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Climate Change and Water Resources in a Tropical Island System

Photo of Ten-year moving averages of annual simulated flow components as percent of simulated historical mean (1953-2012) using mid-summer drought, range of general circulation models, and multimodel general circulation model ensembles for the northern U.S. region. U.S. Department of Agriculture Forest Service.Ten-year moving averages of annual simulated flow components as percent of simulated historical mean (1953-2012) using mid-summer drought, range of general circulation models, and multimodel general circulation model ensembles for the northern U.S. region. U.S. Department of Agriculture Forest Service.Snapshot : Forest Service scientists study propagation of uncertainty from statistically downscaled climate models to hydrologic models.

Principal Investigators(s) :
Gould, William A. 
Research Location : Puerto Rico
Research Station : International Institute of Tropical Forestry (IITF)
Year : 2016
Highlight ID : 1104

Summary

Many tropical islands have limited water resources with historically increasing demand, all potentially affected by a changing climate. The effects of climate change on island hydrology are difficult to model due to steep local precipitation gradients and sparse data. This work uses 10 statistically downscaled general circulation models (GCMs) under two greenhouse gas emission scenarios to evaluate the uncertainty propagated from GCMs in projecting the effects of climate change on water resources in a tropical island system. The assessment is conducted using a previously configured hydrologic model, the Precipitation Runoff Modelling System (PRMS) for Puerto Rico. Projected climate data and their modelled hydrologic variables versus historical measurements and their modelled hydrologic variables are found to have empirical distribution functions that are statistically different with less than 1 year of daily data aggregation. Thus, only annual averages of the projected hydrologic variables are employed as completely bias-corrected model outputs. The magnitude of the projected total flow decreases in the four regions covering Puerto Rico, but with a large range of uncertainty depending on the makeup of the GCM ensemble. The multi-model mean projected total flow decreases by 49–88 percent of historical amounts from the 1960s to the 2090s for the high emissions scenarios and by 39–79 percent for the low emissions scenarios. Subsurface flow contributions decreased the least and groundwater flow contributions decreased the most across the island. At locations critical to water supply for human use, projected streamflow is shown to decrease substantially below projected withdrawals by 2099.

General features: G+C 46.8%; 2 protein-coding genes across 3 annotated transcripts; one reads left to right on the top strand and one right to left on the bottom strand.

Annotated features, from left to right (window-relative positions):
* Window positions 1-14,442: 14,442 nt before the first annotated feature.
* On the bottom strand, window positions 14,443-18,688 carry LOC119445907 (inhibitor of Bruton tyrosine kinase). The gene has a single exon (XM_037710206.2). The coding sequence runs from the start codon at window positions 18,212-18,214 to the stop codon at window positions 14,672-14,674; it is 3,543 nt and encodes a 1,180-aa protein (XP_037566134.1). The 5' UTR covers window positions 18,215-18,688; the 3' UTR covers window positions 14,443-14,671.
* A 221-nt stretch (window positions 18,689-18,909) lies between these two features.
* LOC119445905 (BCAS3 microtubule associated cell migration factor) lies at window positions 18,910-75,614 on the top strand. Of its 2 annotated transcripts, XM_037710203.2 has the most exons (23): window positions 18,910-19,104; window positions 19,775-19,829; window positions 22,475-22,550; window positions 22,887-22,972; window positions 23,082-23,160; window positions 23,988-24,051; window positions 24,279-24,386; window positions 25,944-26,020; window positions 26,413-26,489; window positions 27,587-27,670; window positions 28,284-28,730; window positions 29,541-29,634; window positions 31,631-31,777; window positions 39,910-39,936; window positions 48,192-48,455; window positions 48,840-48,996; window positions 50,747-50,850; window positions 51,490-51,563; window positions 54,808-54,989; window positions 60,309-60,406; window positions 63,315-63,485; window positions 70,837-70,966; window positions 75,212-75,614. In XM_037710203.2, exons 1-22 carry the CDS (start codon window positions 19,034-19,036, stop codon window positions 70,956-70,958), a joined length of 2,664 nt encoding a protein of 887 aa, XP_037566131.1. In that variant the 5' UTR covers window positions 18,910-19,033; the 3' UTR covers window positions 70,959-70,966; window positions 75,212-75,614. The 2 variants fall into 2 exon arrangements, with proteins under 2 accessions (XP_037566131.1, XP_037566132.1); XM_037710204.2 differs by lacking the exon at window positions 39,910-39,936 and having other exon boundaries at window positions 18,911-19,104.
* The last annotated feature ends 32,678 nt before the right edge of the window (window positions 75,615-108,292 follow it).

Forest Service Partners

External Partners

 
  • Adam Terrando, U.S. Geological Survey
  • Jaime Collazo, U.S. Geological Survey